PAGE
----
Organic Shmorganic…

I was doing a little grocery shopping the other day at Whole Foods, when D came up to me and asked…”Why can’t we just go to Food Emporium instead of Whole Paycheck?”  I of course, wrinkled my nose (I don’t particularly enjoy food emporium…the stale smell and amount of processed food in that joint usually gives me the heeby jeebies) and replied “because it’s not mostly organic!  That’s why!”  Not to be a food snob or anything, because I will be the first one to tell you that I do do some shopping at places like Food Emporium or Gristedes, but I try to make a point of buying mostly organic food. D of course asks me later that day “So what is organic anyways?  I mean I know what it is, but I don’t really…”  We all KIND of know what organic means.  The USDA National Organic Program defines organic as such:

“Organic food is produced by farmers who emphasize the use of renewable resources and the conservation of soil and water to enhance environmental quality for future generations. Organic meat, poultry, eggs, and dairy products come from animals that are given no antibiotics or growth hormones. Organic food is produced without using most conventional pesticides; fertilizers made with synthetic ingredients or sewage sludge; bioengineering; or ionizing radiation. Before a product can be labeled “organic,” a Government-approved certifier inspects the farm where the food is grown to make sure the farmer is following all the rules necessary to meet USDA organic standards. Companies that handle or process organic food before it gets to your local supermarket or restaurant must be certified, too.”

In basic terms, organic food is food that hasn’t been messed with.  Studies have shown conflicting evidence as to whether organic food is necessarily better for you.  And of course, taste is also hard to quantify because everyone has different tastes as to what they think is good.  In my opinion, I think organic food tastes fresher, cleaner, and better.  I’m willing to shell out the extra bucks on organic food because I like the idea that I’m not putting unnecessary pesticides in my body.  But it is a personal choice whether or not you decide to buy organic.  There are also foods that are more likely to contain pestcides than others, so organic is a better bet.  These foods are:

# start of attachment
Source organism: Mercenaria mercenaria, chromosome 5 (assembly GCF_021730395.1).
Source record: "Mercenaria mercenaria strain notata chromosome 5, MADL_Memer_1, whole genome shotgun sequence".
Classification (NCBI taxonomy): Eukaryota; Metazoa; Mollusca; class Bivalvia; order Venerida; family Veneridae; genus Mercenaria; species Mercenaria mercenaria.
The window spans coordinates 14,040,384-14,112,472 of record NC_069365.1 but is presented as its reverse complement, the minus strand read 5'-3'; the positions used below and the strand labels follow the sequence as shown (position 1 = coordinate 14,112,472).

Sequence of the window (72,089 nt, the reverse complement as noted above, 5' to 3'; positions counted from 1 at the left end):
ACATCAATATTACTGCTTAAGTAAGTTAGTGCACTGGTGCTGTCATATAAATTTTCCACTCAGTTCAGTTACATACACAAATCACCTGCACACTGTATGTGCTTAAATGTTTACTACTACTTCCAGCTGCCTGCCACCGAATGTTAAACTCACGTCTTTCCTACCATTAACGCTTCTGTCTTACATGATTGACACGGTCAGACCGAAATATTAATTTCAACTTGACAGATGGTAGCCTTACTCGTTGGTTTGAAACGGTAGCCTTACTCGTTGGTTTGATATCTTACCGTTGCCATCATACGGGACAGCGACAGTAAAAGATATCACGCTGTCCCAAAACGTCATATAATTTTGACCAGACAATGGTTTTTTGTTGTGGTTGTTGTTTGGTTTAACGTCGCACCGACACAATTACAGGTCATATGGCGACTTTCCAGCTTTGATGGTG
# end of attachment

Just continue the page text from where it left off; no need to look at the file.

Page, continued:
• peaches
  • apples
  • nectarines
  • strawberries
  • cherries
  • sweet bell peppers
  • celery
  • lettuce
  • potatoes
  • carrots

Foods that are ok to buy conventional are:

  • Pineapples
  • Avocadoes
  • Mangoes
  • Bananas
  • Asparagus
  • Onions
  • Broccoli
  • Kiwifruit
  • Papayas
  • Eggplant

As a rule of thumb, organic is a better bet for any fruits/veggies where you either eat the skin, or it is a thin-layer of skin.  Tougher skin allows less pesticides to get through.

Yummy organic carrots:

Another great option if buying organic is too expensive for you is to BUY LOCAL.  New York is blessed with some really fantastic farmers markets such as the Union Square Farmers Market.  A lot of these markets sell produce that is grown in the style of organic farming, but may not be USDA-certified.  This is a great option for people who want to save a buck but still buy food that is grown in a clean, sustainable way.

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1 Comment

  1. Liz says:

    thanks for the helpful list. It is easy to remember when you remind your readers that the skin (or peel) is the key to being a better barrier. Love the blog!

    Like

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